Internet and hospitals fail in Sudan as fighting in capital intensifies; at least 2,000 Sudanese dead

Internet and hospitals fail in Sudan as fighting in capital intensifies; at least 2,000 Sudanese dead
Sudanese hospital with visible shelling damage near top

The internet is down in Sudan, Africa’s third-largest country, as bloody fighting continues between Sudan’s Armed Forces and the paramilitary group Rapid Support Forces (RSF), after an agreed-upon 72-hour truce failed to go into effect. At least 2,000 people have died. Tens of thousands of Sudanese are seeking refuge from the fighting by fleeing to neighboring Chad, one of the world’s poorest countries, where hunger and disease have historically been much worse than in Sudan. France is trying to evacuate its citizens and diplomats from Sudan. The U.S. , United Kingdom, and Canada have evacuated their diplomats and their family members, but 16,000 U.S. citizens remain trapped in Sudan, and at least 1,000 British citizens.

Street battles have left patients and doctors trapped in hospitals for days without supplies, or even water. Sudan’s capital, Khartoum, is the world’s hottest capital city, with a hot desert climate, and is hot even in April. The Central Committee of Sudanese Doctors and Sudan’s Doctors Union says 70 percent, or 39 out of 59 hospitals, in Khartoum and nearby jurisdictions have had to cease operations. The World Health Organization warns that the remaining hospitals are running out of blood, medical equipment and supplies.

Within hours of the initial fighting, about 200 staff members and 150 patients at Al-Moalem Medical City were trapped as heavy artillery rained down on the hospital, destroying large sections of the complex and forcing everyone towards the ground floor. The hospital is three miles north of Sudan’s main airport, a key prize fought over by the warring combatants. It ended up being surrounded by RSF military vehicles.

“It was a whirlwind,” said a doctor at the hospital, Alhindy Saad Mustafa. “We tried to send patients home, move critical ones to safer areas of the hospital and send out ambulances to grab injured people. But before we could leave, the streets had become a warzone, and there was no way of getting out of the hospital safely. Then came the bloodied soldiers with wounds to every part of their bodies,” he said, as 300 injured troops flooded the hospital.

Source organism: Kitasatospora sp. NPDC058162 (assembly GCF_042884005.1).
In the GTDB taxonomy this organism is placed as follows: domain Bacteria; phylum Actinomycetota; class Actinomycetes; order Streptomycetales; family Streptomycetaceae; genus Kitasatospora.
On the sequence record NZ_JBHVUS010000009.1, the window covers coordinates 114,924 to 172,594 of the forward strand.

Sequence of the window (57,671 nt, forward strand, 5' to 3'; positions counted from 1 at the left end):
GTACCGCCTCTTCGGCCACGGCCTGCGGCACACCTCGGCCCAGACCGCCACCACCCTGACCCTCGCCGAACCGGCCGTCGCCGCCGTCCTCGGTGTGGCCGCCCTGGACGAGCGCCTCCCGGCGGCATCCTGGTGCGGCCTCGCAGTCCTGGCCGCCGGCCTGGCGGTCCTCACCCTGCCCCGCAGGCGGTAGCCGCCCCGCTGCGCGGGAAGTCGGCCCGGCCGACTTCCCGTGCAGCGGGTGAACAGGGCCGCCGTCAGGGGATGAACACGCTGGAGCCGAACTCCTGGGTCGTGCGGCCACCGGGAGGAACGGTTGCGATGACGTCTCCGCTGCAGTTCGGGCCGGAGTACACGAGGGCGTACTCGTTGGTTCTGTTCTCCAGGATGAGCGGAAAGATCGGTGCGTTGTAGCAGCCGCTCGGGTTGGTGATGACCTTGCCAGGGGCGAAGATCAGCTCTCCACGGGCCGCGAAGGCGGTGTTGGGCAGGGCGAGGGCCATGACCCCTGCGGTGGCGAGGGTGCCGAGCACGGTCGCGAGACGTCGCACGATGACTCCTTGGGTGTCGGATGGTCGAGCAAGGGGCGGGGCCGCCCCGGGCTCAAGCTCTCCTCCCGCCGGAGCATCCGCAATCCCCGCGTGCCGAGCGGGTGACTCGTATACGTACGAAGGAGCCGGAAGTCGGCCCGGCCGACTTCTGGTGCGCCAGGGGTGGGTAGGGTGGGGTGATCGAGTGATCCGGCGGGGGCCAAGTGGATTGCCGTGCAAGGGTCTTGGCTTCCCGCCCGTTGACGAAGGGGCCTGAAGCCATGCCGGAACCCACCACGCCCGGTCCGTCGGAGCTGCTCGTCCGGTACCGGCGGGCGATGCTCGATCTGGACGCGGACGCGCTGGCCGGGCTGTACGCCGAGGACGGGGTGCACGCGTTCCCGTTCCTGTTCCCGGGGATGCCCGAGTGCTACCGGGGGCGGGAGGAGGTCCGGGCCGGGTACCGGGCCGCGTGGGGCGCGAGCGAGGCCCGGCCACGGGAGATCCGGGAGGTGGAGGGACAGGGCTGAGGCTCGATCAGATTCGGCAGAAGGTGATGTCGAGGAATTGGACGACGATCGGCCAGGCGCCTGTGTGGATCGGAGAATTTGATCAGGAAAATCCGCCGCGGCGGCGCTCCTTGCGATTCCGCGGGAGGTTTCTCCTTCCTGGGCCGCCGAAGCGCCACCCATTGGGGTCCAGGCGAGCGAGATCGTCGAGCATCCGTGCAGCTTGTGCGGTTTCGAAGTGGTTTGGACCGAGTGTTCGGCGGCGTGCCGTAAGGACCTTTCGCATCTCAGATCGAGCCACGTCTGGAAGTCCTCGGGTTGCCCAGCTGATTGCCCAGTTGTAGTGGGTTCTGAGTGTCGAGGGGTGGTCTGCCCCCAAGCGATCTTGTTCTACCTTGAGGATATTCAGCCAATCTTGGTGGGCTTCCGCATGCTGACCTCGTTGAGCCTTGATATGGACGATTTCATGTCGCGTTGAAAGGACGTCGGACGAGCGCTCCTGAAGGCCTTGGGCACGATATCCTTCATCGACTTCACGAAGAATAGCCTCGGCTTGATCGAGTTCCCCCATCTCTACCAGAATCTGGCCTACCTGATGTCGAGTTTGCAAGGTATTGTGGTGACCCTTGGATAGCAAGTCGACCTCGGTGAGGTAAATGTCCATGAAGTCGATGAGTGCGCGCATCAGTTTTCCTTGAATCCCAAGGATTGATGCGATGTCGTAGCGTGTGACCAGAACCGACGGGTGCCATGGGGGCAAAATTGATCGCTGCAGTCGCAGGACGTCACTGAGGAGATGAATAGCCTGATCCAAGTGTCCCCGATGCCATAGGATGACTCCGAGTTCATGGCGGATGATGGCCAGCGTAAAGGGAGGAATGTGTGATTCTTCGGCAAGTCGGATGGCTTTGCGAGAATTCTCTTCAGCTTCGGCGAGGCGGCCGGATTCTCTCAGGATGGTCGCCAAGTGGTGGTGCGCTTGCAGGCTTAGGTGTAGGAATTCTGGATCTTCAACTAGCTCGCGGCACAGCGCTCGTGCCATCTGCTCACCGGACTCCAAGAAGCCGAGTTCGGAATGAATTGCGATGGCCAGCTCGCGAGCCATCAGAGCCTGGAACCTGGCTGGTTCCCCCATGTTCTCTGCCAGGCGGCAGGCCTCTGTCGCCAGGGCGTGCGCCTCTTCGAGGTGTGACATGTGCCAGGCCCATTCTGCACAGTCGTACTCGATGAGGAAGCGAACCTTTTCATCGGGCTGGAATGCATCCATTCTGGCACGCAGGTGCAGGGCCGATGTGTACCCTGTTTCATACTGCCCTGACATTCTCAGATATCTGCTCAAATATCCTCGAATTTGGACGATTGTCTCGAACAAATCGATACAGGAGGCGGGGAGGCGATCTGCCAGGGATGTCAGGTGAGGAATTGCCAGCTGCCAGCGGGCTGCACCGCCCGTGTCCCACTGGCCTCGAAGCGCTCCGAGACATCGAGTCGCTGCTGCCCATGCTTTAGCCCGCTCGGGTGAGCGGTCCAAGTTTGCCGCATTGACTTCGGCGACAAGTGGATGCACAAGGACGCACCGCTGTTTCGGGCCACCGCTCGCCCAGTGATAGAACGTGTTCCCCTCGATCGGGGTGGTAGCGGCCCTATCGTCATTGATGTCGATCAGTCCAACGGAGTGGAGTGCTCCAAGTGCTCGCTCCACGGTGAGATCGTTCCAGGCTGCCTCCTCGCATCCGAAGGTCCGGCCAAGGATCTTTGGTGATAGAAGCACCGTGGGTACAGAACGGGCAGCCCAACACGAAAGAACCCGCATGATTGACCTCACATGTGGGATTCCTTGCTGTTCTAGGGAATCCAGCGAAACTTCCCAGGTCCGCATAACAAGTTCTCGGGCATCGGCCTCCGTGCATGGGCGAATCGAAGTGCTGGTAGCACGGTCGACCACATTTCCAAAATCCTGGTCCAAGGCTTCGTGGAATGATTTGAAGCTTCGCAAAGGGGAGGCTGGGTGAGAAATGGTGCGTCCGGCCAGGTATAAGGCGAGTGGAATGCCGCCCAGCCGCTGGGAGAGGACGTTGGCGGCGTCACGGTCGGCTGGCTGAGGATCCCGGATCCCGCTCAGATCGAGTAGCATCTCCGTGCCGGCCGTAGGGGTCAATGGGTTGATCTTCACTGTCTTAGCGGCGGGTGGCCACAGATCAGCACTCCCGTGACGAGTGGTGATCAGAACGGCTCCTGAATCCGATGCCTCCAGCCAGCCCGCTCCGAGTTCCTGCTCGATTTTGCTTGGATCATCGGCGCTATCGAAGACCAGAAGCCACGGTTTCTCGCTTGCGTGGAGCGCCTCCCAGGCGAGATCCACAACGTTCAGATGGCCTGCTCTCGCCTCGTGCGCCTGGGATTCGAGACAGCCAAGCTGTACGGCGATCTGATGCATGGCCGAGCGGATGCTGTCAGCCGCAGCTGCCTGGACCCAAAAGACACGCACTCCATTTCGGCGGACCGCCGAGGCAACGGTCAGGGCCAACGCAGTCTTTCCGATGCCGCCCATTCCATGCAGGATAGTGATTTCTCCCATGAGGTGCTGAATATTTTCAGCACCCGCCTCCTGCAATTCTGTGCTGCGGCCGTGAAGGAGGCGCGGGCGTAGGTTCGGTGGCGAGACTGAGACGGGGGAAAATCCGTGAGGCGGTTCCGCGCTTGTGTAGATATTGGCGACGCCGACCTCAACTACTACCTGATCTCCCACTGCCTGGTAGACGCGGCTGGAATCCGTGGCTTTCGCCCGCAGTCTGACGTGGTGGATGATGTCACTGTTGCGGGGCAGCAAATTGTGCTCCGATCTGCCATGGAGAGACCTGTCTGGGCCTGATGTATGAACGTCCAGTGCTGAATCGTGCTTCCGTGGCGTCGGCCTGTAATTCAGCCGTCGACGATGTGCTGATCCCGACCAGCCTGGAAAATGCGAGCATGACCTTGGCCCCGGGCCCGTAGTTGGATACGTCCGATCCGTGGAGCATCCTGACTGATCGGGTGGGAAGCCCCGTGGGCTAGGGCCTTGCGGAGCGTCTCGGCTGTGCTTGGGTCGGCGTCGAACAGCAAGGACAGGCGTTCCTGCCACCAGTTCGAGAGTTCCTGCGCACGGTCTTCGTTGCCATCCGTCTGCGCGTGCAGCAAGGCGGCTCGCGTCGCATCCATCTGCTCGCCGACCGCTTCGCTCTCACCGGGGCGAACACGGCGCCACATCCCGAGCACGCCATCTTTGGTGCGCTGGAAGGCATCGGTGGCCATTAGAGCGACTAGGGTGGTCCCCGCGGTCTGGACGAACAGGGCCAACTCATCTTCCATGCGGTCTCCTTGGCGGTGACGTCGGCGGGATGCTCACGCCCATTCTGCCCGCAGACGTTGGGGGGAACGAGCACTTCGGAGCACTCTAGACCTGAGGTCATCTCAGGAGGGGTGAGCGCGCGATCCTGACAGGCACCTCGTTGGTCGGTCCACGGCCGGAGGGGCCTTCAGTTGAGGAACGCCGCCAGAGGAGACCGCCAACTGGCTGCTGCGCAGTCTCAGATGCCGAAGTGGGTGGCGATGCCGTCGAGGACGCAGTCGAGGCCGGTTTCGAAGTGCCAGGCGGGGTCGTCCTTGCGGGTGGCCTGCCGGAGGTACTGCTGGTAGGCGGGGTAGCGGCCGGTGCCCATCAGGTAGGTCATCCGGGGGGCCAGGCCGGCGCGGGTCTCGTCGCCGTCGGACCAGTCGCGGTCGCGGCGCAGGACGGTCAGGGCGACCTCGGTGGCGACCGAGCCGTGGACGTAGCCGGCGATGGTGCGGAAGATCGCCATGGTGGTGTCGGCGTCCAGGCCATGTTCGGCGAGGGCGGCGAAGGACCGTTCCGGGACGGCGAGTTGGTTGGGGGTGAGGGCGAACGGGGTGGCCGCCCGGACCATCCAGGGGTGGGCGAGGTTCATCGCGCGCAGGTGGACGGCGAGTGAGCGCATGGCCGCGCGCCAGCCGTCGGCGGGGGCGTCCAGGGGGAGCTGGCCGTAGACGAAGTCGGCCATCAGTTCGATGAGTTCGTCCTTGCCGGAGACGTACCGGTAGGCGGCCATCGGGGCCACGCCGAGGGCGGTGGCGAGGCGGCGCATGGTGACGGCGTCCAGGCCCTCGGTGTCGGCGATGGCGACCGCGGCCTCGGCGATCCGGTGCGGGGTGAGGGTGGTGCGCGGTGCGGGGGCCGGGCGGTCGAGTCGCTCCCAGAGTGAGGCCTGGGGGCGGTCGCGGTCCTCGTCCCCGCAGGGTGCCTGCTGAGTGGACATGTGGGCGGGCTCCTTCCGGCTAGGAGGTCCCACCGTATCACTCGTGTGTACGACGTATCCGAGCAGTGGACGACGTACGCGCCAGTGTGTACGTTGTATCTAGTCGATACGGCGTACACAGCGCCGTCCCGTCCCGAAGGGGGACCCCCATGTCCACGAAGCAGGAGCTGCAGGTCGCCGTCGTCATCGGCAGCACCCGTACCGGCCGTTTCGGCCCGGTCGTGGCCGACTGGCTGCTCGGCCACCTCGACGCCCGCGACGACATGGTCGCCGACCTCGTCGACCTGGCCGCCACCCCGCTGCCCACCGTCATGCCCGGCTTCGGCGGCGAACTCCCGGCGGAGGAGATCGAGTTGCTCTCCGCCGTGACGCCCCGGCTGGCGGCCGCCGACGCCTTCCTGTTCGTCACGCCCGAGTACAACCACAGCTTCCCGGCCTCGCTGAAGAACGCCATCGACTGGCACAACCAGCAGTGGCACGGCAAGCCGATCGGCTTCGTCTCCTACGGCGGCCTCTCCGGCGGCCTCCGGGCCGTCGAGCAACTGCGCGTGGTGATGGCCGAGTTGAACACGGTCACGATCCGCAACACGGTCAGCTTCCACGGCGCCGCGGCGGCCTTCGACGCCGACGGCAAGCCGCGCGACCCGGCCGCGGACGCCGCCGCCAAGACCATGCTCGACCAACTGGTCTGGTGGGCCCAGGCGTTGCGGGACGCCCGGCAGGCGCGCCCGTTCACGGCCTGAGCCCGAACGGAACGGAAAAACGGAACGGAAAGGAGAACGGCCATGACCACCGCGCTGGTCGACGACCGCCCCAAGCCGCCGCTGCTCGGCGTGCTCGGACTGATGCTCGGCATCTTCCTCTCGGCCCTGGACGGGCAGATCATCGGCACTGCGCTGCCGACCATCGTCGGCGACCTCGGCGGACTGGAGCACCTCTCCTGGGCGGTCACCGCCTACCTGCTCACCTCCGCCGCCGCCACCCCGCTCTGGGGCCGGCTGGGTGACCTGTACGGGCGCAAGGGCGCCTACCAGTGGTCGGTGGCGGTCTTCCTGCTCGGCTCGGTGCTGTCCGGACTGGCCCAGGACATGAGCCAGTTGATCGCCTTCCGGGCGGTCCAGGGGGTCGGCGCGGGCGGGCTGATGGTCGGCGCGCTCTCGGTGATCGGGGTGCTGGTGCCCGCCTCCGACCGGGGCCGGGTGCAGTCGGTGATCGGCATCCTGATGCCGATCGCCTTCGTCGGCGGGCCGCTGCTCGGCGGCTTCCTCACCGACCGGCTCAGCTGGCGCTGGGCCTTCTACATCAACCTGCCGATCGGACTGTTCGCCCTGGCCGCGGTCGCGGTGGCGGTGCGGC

During the following four days, hospital staff tried to send patients home and away from the fighting as gunfire and artillery fire near the hospital grew worse. Eventually, food and bottled water ran out, and medical supplies and equipment became scarce. “The worst thing was seeing the injured men and chronic patients struggling to survive,” Mustafa said.”They were already vulnerable, and we felt paralysed trying to help them.”

There was a major battle in the north of Sudan’s capital, Khartoum, between the Sudanese Armed Forces and RSF fighters involving air strikes, artillery and small-arms fire.

Other cities have also seen fighting, such as Nyala, the capital of South Darfur state. Darfur was the site of mass killings in the past, with the RSF killing vast numbers of Darfuris. Nyala’s poorly-maintained water system provides some of the world’s worst water supplies, resulting in endemic diseases for citizens there.

The inmates of a prison north of the capital escaped, adding to public-safety worries. Kobar prison, which is in the northern part of the capital, was broken into and prisoners let out. Prisoners said they were not being fed, which is why they broke out.

LU Staff

LU Staff

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